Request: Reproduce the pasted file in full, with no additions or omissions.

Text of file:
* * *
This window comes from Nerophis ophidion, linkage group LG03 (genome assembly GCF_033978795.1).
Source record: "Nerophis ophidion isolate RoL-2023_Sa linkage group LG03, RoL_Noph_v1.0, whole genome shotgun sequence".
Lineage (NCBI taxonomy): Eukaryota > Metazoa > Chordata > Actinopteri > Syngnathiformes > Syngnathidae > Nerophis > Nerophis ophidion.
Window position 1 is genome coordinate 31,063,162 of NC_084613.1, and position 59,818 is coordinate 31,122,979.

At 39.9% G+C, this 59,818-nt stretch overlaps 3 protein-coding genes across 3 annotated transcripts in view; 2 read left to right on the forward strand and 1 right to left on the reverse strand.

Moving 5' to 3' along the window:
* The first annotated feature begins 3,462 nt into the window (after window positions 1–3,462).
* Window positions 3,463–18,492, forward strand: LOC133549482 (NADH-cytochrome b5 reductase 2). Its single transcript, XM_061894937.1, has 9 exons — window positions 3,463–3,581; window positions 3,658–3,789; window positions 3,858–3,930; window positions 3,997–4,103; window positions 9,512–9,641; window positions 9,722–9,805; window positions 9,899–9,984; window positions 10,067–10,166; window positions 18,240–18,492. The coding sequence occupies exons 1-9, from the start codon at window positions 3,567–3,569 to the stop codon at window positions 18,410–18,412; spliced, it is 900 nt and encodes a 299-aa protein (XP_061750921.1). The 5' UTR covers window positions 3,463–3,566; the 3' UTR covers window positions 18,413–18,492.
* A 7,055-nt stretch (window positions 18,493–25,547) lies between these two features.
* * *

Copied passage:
This window comes from Nerophis ophidion, linkage group LG03 (genome assembly GCF_033978795.1).
Source record: "Nerophis ophidion isolate RoL-2023_Sa linkage group LG03, RoL_Noph_v1.0, whole genome shotgun sequence".
Lineage (NCBI taxonomy): Eukaryota > Metazoa > Chordata > Actinopteri > Syngnathiformes > Syngnathidae > Nerophis > Nerophis ophidion.
Window position 1 is genome coordinate 31,063,162 of NC_084613.1, and position 59,818 is coordinate 31,122,979.

At 39.9% G+C, this 59,818-nt stretch overlaps 3 protein-coding genes across 3 annotated transcripts in view; 2 read left to right on the forward strand and 1 right to left on the reverse strand.

Moving 5' to 3' along the window:
* The first annotated feature begins 3,462 nt into the window (after window positions 1–3,462).
* Window positions 3,463–18,492, forward strand: LOC133549482 (NADH-cytochrome b5 reductase 2). Its single transcript, XM_061894937.1, has 9 exons — window positions 3,463–3,581; window positions 3,658–3,789; window positions 3,858–3,930; window positions 3,997–4,103; window positions 9,512–9,641; window positions 9,722–9,805; window positions 9,899–9,984; window positions 10,067–10,166; window positions 18,240–18,492. The coding sequence occupies exons 1-9, from the start codon at window positions 3,567–3,569 to the stop codon at window positions 18,410–18,412; spliced, it is 900 nt and encodes a 299-aa protein (XP_061750921.1). The 5' UTR covers window positions 3,463–3,566; the 3' UTR covers window positions 18,413–18,492.
* A 7,055-nt stretch (window positions 18,493–25,547) lies between these two features.